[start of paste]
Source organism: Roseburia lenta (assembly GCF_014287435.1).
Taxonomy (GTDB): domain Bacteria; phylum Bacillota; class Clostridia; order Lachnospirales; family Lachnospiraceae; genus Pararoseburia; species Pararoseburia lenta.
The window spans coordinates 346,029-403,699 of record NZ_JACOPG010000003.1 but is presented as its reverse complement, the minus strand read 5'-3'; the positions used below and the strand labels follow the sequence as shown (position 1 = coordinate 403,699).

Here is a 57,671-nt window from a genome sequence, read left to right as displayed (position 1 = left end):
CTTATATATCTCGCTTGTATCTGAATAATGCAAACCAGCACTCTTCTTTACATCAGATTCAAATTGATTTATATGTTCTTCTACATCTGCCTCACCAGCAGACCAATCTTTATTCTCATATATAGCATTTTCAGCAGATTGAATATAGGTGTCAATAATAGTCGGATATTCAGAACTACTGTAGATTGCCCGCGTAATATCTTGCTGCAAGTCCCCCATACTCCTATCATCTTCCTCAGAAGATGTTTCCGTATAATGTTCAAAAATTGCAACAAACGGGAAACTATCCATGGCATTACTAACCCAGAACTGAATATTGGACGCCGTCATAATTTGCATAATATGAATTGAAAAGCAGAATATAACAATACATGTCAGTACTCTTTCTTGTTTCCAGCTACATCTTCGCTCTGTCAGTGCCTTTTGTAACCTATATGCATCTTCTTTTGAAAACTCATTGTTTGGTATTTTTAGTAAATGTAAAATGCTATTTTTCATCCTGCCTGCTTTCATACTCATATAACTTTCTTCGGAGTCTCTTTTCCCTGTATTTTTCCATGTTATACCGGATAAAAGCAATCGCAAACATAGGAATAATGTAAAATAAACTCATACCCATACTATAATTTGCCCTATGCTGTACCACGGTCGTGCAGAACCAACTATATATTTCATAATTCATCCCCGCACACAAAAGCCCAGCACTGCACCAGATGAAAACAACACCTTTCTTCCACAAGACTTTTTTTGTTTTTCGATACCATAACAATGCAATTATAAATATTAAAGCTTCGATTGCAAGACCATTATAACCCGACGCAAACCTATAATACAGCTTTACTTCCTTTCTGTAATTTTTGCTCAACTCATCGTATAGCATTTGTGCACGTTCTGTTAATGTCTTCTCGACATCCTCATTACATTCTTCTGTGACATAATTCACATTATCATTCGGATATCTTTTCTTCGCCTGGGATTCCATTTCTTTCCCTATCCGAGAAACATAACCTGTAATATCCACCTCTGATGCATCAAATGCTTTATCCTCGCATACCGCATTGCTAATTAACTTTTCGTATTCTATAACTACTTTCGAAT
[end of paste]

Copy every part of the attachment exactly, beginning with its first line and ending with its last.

Source organism: Roseburia lenta (assembly GCF_014287435.1).
Taxonomy (GTDB): domain Bacteria; phylum Bacillota; class Clostridia; order Lachnospirales; family Lachnospiraceae; genus Pararoseburia; species Pararoseburia lenta.
The window spans coordinates 346,029-403,699 of record NZ_JACOPG010000003.1 but is presented as its reverse complement, the minus strand read 5'-3'; the positions used below and the strand labels follow the sequence as shown (position 1 = coordinate 403,699).

Here is a 57,671-nt window from a genome sequence, read left to right as displayed (position 1 = left end):
CTTATATATCTCGCTTGTATCTGAATAATGCAAACCAGCACTCTTCTTTACATCAGATTCAAATTGATTTATATGTTCTTCTACATCTGCCTCACCAGCAGACCAATCTTTATTCTCATATATAGCATTTTCAGCAGATTGAATATAGGTGTCAATAATAGTCGGATATTCAGAACTACTGTAGATTGCCCGCGTAATATCTTGCTGCAAGTCCCCCATACTCCTATCATCTTCCTCAGAAGATGTTTCCGTATAATGTTCAAAAATTGCAACAAACGGGAAACTATCCATGGCATTACTAACCCAGAACTGAATATTGGACGCCGTCATAATTTGCATAATATGAATTGAAAAGCAGAATATAACAATACATGTCAGTACTCTTTCTTGTTTCCAGCTACATCTTCGCTCTGTCAGTGCCTTTTGTAACCTATATGCATCTTCTTTTGAAAACTCATTGTTTGGTATTTTTAGTAAATGTAAAATGCTATTTTTCATCCTGCCTGCTTTCATACTCATATAACTTTCTTCGGAGTCTCTTTTCCCTGTATTTTTCCATGTTATACCGGATAAAAGCAATCGCAAACATAGGAATAATGTAAAATAAACTCATACCCATACTATAATTTGCCCTATGCTGTACCACGGTCGTGCAGAACCAACTATATATTTCATAATTCATCCCCGCACACAAAAGCCCAGCACTGCACCAGATGAAAACAACACCTTTCTTCCACAAGACTTTTTTTGTTTTTCGATACCATAACAATGCAATTATAAATATTAAAGCTTCGATTGCAAGACCATTATAACCCGACGCAAACCTATAATACAGCTTTACTTCCTTTCTGTAATTTTTGCTCAACTCATCGTATAGCATTTGTGCACGTTCTGTTAATGTCTTCTCGACATCCTCATTACATTCTTCTGTGACATAATTCACATTATCATTCGGATATCTTTTCTTCGCCTGGGATTCCATTTCTTTCCCTATCCGAGAAACATAACCTGTAATATCCACCTCTGATGCATCAAATGCTTTATCCTCGCATACCGCATTGCTAATTAACTTTTCGTATTCTATAACTACTTTCGAAT